“The joy of their victory lit up their faces. They taunted Jews with a religious certainty that there would be more Jew-killing soon.”

There were scuffles with police outside the gates of Downing Street as cops tried to detain a troublemaker.

Scotland Yard said two people were arrested and an officer hospitalised after being hit on the head with a loudspeaker.

More than 200 people staged a sit-in on the concourse of Waterloo station, forcing it to shut for ­commuters – in a repeat of a ­similar protest held earlier yesterday at New York’s Grand Central station.

The statue of World War One commander Field Marshal Douglas Haig in Whitehall was defaced with red paint with the words “God Save Gaza”.

There were plenty of placards accusing Israel of crimes as the march snaked through London across a rammed Westminster Bridge. One read: “Israel is a terror state.”

Kids as young as five were also chanting “From the river to the sea, Palestine must be free” as booklets praising Hamas and its “military struggle” against Israel were being handed out.

"Police said they launched a probe after we uncovered the shocking material being given out at a rally at Bristol University last week.

But the pamphlet, which describes the terror group as a “resistance movement”, was on full display on a table yesterday’.

It was flagged to The Met on X, formerly Twitter, with officers saying they were keen to speak to the person who had brought it to their attention.

Several Labour politicians, including Jeremy Corbyn supporters Andy McDonald and Zarah ­Sultana, attended the demo.

Met Commissioner Sir Mark Rowley held talks during the week with Ms Braverman after being asked to explain why his officers did not arrest a man who was recorded shouting “Jihad” at a ­protest last Saturday.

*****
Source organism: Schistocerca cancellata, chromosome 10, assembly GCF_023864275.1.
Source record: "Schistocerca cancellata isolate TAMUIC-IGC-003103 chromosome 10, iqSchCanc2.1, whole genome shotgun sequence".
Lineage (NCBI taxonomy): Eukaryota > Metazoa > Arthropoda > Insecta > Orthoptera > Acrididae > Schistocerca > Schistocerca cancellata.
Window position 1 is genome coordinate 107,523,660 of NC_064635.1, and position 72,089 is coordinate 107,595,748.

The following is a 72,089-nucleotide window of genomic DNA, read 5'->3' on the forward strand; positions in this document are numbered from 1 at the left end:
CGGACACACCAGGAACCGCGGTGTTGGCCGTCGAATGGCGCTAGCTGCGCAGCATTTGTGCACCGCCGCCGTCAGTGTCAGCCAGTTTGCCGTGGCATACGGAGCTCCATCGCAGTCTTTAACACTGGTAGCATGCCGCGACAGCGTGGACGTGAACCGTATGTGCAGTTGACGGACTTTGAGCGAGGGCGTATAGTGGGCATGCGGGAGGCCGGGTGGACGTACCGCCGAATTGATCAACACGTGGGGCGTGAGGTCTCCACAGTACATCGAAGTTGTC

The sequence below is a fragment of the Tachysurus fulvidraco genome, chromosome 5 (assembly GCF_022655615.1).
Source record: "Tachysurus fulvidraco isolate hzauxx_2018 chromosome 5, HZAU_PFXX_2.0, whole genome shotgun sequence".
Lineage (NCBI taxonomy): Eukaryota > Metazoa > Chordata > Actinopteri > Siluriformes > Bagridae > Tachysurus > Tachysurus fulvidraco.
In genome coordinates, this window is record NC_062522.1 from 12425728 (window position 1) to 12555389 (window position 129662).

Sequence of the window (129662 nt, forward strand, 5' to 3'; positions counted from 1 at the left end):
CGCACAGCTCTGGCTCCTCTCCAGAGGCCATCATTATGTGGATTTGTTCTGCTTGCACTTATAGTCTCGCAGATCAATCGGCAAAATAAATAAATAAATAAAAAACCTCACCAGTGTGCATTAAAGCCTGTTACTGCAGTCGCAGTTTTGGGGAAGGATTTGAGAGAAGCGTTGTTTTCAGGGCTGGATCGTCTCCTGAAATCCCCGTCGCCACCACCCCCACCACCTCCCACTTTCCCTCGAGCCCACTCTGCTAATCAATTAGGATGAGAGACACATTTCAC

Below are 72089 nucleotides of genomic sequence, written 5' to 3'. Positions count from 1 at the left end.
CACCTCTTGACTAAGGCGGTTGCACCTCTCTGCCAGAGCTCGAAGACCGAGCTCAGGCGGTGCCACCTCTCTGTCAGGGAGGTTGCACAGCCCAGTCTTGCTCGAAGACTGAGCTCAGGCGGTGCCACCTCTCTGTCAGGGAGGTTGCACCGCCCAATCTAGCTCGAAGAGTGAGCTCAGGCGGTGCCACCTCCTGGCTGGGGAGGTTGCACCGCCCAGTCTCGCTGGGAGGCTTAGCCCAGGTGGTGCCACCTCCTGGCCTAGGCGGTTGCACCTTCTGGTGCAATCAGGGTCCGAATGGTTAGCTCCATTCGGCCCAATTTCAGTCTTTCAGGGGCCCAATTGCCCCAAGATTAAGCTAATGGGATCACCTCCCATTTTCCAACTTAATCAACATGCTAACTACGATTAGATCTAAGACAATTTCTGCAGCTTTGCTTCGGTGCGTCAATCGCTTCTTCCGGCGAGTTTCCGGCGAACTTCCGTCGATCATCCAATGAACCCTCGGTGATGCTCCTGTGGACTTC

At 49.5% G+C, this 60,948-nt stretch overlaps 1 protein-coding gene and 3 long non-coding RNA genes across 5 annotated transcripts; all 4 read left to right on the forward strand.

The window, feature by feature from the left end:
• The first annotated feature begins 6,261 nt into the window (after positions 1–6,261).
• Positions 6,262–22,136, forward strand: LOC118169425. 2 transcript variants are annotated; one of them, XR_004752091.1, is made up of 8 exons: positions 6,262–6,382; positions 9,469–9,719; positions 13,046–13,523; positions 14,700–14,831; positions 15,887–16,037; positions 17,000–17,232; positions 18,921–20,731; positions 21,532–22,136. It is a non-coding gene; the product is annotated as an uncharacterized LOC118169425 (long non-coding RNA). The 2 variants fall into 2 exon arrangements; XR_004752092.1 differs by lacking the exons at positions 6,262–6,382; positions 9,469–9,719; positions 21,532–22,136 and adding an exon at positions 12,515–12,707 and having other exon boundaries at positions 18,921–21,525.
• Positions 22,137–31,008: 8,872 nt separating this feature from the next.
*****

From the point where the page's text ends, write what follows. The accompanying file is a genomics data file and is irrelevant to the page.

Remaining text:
She urged the Met Police to use the “full force of the law”.

Ahead of yesterday’s march, police chiefs would not commit to detaining on the spot any Hamas-backing extremists who again call for “jihad” against Israel.

The protests — repeated in cities around Britain — came as the ­Middle East moved into a new phase of conflict.

There has been a surge in hate crime during the war.

The Met yesterday confirmed there had been 408 recorded ­anti- Semitic offences in the capital so far this month.

Meanwhile, thousands of pro- Palestine demonstrators gathered in Manchester city centre.

They waved flags, let off flares and held banners showing the faces of children injured in bombings, while chanting to free Palestine.

One speaker added “Palestinian lives matter, Israeli lives matter”, and “Palestinians have had enough”.

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Protesters briefly stopped along the route outside Barclays, ­Starbucks, Costa and Primark — all establishments they have accused of supporting Israel’s war effort.

A group of women unfurled a banner which read “Stop arming Israel”, next to the city’s library.